hardy scouts responded to the call from Alcalde Jorge Arbusto, the
younger, of the village of Pecos to investigate reports of a gathering
of hostiles intent upon disrupting the July 4th celebration
in the village. Upon
rendezvousing at the appointed location, the scouts consisting of Jim,
Doug, Lynn and Julie of New Mexico territories and Tom, Brad, and James
of the Colorado territories proceeded to
gain the high ground.
Numerous rock outcroppings provided the scouts their first view
into the Mora Flats area, the purported area of the hostile gathering.
Not detecting any signs of the hostiles, the scouts descended
into the valley and established camp close to water, hidden from sight
of the main trail. A
discussion was held concerning edible food seen on the trek into the
valley. Berries, wild onions
and a deer were some of the items seen.
Our rear guard, Rick, arrived a few hours behind us, bringing the
band to eight. Still no
signs of the hostiles. There
were other folks camped in the area,
mostly fishermen as the Mora River is a source of trout.
The evening passed uneventfully with discussions held around the
arrived after a fairly cool night; camp
was too close to the water and in a sunken area.
Good for keeping out of sight, but not good for observing the
area. Two scouts were sent
out to find another location after breaking our fast.
As we waiting for the scouts to return, a few balls were run
extinguishing the fire
and camp was broken. The
scouts returned reporting that they had located a bench down the valley
that overlooked the trail area and was
difficult to see from the trial. We
all finished packing and headed to the new spot.
It was 20 feet above the trail,
high enough to keep an eye on the trail but invisible from the trail.
settling in, Rick, Tom and Jim went for a mile
and a half scout upstream. Tom
decided to stay and take a soak and Jim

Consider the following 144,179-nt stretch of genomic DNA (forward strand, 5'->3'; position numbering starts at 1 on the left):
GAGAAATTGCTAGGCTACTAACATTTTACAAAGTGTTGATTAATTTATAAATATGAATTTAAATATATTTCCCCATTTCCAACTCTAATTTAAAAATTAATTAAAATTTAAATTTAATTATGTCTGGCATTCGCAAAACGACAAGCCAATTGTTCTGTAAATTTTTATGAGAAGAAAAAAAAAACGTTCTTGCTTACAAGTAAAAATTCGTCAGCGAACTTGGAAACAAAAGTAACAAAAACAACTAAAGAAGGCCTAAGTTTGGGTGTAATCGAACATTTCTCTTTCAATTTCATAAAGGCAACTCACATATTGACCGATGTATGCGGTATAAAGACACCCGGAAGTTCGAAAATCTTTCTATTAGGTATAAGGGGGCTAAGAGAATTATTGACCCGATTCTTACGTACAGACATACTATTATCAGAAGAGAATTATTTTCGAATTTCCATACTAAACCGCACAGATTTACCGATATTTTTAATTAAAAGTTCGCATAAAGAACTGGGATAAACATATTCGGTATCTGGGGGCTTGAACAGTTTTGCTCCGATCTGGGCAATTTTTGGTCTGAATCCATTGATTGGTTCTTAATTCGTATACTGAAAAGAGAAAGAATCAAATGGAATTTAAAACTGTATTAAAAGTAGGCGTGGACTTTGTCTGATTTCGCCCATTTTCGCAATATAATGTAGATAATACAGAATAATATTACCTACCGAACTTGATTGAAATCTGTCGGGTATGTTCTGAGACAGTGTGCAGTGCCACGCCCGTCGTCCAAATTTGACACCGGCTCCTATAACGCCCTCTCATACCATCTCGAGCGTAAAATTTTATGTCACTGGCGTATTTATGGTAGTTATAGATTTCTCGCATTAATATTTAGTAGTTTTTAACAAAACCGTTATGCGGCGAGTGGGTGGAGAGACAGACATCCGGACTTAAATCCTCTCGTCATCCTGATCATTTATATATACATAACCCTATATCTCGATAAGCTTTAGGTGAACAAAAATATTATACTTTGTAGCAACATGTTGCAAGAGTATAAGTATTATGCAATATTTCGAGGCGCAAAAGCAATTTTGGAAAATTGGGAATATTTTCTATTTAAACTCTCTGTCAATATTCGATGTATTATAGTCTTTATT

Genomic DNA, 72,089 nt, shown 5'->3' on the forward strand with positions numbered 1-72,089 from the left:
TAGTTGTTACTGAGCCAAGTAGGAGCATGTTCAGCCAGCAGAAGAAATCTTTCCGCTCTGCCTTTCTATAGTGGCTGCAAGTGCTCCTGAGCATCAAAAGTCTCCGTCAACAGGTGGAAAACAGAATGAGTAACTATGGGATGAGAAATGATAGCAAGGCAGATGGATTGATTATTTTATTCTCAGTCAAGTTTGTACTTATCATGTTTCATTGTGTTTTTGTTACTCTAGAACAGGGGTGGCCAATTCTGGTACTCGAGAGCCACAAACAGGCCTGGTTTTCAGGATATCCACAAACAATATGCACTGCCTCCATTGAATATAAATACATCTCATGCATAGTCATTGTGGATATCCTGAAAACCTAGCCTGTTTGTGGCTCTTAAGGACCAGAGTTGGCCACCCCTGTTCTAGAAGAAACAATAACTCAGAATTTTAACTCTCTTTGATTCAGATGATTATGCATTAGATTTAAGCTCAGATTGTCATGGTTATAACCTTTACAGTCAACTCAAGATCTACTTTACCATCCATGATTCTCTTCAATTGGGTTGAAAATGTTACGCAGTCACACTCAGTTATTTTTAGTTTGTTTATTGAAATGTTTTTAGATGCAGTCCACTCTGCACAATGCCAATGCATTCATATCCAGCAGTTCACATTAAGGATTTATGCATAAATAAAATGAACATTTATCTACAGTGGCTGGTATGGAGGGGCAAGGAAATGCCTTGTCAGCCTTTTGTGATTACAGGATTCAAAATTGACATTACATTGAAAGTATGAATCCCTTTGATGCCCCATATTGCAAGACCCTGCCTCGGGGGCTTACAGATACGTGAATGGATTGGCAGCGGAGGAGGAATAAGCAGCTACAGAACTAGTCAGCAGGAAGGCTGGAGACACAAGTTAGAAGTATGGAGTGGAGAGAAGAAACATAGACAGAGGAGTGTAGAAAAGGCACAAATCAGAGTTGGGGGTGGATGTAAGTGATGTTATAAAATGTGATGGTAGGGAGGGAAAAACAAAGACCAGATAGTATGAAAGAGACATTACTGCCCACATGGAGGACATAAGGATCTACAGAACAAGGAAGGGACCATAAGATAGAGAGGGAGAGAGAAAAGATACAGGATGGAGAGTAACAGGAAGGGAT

and Rick proceeded to scout downstream for another mile and a half.
We observed a fair number of folks
fishing, but no hostiles.
made a pot of soup for the evening meal consisting
of rice, corn and green chili. The corn and green chili were
dried by Lynn, giving it a good character.
A discussion was held concerning other possibilities for trekking
scenarios. The night was
warmer as we were high and above the river.
As the previous night was cold, most folks had not sleep very
well. We made up for it this
night as the sun was up before we arose.
Brad used a hanging moss to start the fire.
It gave him some difficulty but he was successful.
The morning meal was “a bacon jamboree”, as no one wanted to
carry out leftovers. After
everyone had their fill, the last of the fresh apples were cut up and
fried in the bacon grease. As
the apples simmered in the bacon grease
the last of the blackstrap rum was splashed over them.
Food fit for a first table. Camp
was broken, canteens filled and folks started the trek back to the
trailhead. James took the
lead. Rick and Julie were
the rear guard, the rest walked in pairs or singly as they saw fit.
As the folks from Colorado had a long ride, they did not wait for
everyone to get to the trailhead. They
left their goodbyes and headed back to the Colorado territory.
After the rear guard arrived, a discussion was held as to what we
would do differently next time as far as gear was concerned.
this discussion wound down we adjourned to the local Dairy Queen to
report the lack of hostiles in the area.
The group takes a break.
and Julie taken a closer look.
That's my story and I'm stickin'